from Wiktionary, Creative Commons Attribution/Share-Alike License

  • n. a device used to measure the rise of water in the Nile at the flood

from the GNU version of the Collaborative International Dictionary of English

  • n. An instrument for measuring the rise of water in the Nile during its periodical flood.

from The Century Dictionary and Cyclopedia

  • n. A gage or measure of depth or height of the flow of the river Nile.
  • n. Hence, any instrument for making a continuous and automatic register of riverheights.


Sorry, no etymologies found.


  • It has been taken for a kind of nilometer, for a sculptor's or modeller's stand, or a painter's easel for an altar with four superimposed tables, or a sort of pedestal bearing four door-lintels, for a series of four columns placed one behind another, of which the capitals only are visible, one above the other, etc.

    History Of Egypt, Chaldæa, Syria, Babylonia, and Assyria, Volume 1 (of 12)

  • Or we can spend precious hours trying to find and steal a boat and cross a flooding river to the nilometer.

    Shadow Chase

  • At this time of year, the nilometer should have been mostly dry, the waters of the Nile receding by October.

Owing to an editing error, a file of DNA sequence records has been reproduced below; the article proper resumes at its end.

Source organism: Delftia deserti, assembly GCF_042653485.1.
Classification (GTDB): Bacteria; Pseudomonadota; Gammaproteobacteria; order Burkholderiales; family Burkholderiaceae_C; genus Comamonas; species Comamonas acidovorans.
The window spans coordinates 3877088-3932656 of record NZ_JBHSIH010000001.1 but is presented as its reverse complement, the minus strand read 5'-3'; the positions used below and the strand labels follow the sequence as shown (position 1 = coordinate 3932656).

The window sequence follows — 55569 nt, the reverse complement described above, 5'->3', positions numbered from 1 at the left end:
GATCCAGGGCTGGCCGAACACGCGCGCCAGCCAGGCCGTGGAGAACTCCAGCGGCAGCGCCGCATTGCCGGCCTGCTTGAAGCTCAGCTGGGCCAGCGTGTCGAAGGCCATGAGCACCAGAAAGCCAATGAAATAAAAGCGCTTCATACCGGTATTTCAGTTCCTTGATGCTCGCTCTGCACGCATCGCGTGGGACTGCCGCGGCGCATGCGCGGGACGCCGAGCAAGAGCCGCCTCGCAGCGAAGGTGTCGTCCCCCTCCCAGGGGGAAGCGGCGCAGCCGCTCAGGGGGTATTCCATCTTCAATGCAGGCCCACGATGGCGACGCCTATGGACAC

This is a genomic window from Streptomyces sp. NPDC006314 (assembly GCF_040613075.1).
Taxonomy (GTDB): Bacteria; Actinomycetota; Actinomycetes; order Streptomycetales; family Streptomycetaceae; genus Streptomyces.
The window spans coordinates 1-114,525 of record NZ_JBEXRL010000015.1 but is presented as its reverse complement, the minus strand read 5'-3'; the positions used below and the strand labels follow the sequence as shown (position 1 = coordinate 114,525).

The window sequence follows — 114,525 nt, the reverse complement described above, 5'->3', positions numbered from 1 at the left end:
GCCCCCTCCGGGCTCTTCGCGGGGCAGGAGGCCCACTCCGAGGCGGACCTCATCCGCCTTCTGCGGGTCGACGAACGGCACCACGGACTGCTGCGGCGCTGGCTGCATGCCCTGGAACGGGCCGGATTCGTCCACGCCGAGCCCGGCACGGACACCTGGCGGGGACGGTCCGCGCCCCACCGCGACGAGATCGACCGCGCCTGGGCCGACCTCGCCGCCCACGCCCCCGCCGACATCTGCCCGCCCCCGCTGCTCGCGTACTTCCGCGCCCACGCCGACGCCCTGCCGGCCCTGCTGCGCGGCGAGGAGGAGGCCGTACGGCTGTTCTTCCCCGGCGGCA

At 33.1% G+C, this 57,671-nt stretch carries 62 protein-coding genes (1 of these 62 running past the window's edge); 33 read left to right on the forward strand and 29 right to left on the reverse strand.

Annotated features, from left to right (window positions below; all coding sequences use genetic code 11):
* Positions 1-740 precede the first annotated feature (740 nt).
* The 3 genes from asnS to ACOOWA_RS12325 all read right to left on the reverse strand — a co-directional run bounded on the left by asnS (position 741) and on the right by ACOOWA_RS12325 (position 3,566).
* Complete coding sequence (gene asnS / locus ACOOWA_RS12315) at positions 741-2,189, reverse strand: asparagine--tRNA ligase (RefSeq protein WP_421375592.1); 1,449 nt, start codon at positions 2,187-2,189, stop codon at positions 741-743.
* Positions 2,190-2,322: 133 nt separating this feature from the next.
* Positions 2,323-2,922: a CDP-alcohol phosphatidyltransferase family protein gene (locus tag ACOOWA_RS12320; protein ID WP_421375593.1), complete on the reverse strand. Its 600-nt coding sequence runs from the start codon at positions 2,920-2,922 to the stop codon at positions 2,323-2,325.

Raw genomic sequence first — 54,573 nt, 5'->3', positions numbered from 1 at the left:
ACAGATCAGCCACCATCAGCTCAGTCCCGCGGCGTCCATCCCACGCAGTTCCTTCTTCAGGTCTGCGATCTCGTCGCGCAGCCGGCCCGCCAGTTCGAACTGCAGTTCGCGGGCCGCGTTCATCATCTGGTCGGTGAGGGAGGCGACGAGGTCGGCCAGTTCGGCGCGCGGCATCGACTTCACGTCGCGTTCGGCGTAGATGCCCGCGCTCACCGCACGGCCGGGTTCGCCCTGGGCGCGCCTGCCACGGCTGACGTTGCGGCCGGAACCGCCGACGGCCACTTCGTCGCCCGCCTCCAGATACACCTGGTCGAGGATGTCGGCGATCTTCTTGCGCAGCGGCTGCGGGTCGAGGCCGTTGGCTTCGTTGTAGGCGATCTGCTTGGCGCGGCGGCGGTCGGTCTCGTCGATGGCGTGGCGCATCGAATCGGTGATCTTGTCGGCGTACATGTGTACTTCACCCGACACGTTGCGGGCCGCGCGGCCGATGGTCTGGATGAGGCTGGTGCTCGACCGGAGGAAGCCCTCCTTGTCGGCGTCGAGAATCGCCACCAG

Shadow Chase

  • With the Nile rising all around them, she was willing to bet that the water filling the cavern beneath the nilometer would be cold and fast-moving.

    Shadow Chase

  • He made no motion to return to the nilometer entrance.

    Shadow Chase

  • “The nilometer on Elephantine Island,” Kira murmured.

    Shadow Chase

  • They crossed the broad Nile exactly at the spot where the nilometer, or river guage, measures from day to day, and from year to year, the increasing or decreasing treasures of the stream, and landed at a village where thousands of eggs are made into chickens by the process of artificial incubation.

    Tales of all countries

  • The nilometer built by the Calif Maouya is still extant.

    Travels in Nubia

  • This island had once boasted not only a nilometer, which measured the rise and fall of flood waters, but also a well that had been used by Erastosthenes in 1230 B.C. to calculate the diameter of the Earth.

    From This Beloved Hour

  • There is a long flight of steps there (a nilometer?), on which Rā resteth when he determineth to prolong life to mankind.

    The Literature of the Ancient Egyptians


Log in or sign up to get involved in the conversation. It's quick and easy.